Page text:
After you’ve determined your needs, you will want to identify IT providers that offer the services that you need. Some providers are very specialized, and others have boad offerings. You will want to do your due diligence by checking out the provider’s own Web site as well as supporting sites such as LinkedIn, Facebook, Twitter, etc. But don’t stop there – dig deeper and examine their credentials. Look for case studies, testimonials, and references. Ask if you can actually speak to the customers who are profiled in these case studies, testimonials, and references. If you’re looking for a comprehensive support agreement, ask to review the contract to make sure all of your needs are covered and that the proposed Service Level Agreement (“SLA”) meets your requirements. Some of the questions you’ll want to answer are:

  • How qualified is the provider’s staff? Are they certified with the vendors whose products they will be working on in your environment?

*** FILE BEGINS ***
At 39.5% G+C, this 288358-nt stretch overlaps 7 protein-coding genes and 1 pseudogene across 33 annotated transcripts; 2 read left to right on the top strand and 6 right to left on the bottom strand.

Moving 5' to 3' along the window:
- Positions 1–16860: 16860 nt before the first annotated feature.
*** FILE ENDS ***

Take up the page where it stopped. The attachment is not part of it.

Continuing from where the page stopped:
• How big is the provider’s company? Size and reach matter – you don’t want to have a service emergency and discover that the only person who knows how to work on your systems is gone on vacation. On the other hand, if your organization is small, your business may be less important to a very large provider and you may get more attentive service from a smaller one.
  • What geographical areas does the provider cover? This is obviously important if your own organization operates in more than one area, but will also be important if you’re considering a potential move or business expansion.